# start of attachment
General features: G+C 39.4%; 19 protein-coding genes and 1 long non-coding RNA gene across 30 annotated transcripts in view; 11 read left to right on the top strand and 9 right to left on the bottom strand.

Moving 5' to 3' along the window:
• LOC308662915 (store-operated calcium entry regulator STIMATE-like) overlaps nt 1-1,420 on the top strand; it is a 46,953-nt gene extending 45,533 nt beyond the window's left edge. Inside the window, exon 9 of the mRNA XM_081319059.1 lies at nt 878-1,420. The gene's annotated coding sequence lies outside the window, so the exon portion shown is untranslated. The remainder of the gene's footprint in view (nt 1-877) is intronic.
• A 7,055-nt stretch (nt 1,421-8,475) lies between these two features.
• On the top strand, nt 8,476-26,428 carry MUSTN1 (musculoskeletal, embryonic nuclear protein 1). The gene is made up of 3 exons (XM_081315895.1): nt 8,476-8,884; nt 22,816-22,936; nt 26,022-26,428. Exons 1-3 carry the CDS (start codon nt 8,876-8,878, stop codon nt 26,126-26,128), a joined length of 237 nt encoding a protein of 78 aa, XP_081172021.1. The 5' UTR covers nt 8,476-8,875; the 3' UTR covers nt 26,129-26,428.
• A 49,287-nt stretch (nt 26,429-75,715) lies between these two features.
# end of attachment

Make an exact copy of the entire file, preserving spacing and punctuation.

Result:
General features: G+C 39.4%; 19 protein-coding genes and 1 long non-coding RNA gene across 30 annotated transcripts in view; 11 read left to right on the top strand and 9 right to left on the bottom strand.

Moving 5' to 3' along the window:
• LOC308662915 (store-operated calcium entry regulator STIMATE-like) overlaps nt 1-1,420 on the top strand; it is a 46,953-nt gene extending 45,533 nt beyond the window's left edge. Inside the window, exon 9 of the mRNA XM_081319059.1 lies at nt 878-1,420. The gene's annotated coding sequence lies outside the window, so the exon portion shown is untranslated. The remainder of the gene's footprint in view (nt 1-877) is intronic.
• A 7,055-nt stretch (nt 1,421-8,475) lies between these two features.
• On the top strand, nt 8,476-26,428 carry MUSTN1 (musculoskeletal, embryonic nuclear protein 1). The gene is made up of 3 exons (XM_081315895.1): nt 8,476-8,884; nt 22,816-22,936; nt 26,022-26,428. Exons 1-3 carry the CDS (start codon nt 8,876-8,878, stop codon nt 26,126-26,128), a joined length of 237 nt encoding a protein of 78 aa, XP_081172021.1. The 5' UTR covers nt 8,476-8,875; the 3' UTR covers nt 26,129-26,428.
• A 49,287-nt stretch (nt 26,429-75,715) lies between these two features.